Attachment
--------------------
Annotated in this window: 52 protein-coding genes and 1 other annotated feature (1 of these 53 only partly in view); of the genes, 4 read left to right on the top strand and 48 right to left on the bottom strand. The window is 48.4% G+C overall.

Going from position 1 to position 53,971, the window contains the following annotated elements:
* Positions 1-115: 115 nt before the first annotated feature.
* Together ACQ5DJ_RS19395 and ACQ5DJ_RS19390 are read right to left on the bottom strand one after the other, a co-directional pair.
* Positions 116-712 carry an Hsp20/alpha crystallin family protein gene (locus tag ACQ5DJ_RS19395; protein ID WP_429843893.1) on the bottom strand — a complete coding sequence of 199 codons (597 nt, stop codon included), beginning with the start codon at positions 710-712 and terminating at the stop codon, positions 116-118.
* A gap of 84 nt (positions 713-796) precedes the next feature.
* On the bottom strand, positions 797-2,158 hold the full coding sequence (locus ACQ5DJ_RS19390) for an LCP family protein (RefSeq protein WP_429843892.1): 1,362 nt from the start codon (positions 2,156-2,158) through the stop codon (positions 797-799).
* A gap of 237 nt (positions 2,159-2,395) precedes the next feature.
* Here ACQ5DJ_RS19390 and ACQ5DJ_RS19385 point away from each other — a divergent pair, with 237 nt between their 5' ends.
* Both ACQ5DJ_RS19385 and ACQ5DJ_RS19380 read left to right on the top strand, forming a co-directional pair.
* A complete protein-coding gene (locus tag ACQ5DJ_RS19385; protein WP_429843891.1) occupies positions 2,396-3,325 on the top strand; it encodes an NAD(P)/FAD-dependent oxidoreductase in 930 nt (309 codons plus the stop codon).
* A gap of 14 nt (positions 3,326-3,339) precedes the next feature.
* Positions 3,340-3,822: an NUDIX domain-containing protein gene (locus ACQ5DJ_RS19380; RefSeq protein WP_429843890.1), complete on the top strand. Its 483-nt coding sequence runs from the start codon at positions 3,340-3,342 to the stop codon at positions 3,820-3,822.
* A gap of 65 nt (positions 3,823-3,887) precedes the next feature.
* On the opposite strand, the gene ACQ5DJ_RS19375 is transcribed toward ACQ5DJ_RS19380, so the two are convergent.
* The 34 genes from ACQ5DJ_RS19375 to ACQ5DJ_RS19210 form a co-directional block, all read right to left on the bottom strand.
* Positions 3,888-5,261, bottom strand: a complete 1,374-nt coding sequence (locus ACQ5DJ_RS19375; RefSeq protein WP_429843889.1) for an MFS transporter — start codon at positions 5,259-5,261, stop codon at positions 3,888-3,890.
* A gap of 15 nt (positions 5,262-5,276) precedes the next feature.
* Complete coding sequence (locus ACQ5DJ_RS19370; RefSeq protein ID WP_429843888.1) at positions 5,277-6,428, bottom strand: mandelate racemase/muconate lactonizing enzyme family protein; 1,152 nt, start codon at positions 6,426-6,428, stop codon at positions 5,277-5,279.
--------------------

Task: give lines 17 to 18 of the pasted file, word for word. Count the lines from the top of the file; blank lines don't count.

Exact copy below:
* Positions 3,888-5,261, bottom strand: a complete 1,374-nt coding sequence (locus ACQ5DJ_RS19375; RefSeq protein WP_429843889.1) for an MFS transporter — start codon at positions 5,259-5,261, stop codon at positions 3,888-3,890.
* A gap of 15 nt (positions 5,262-5,276) precedes the next feature.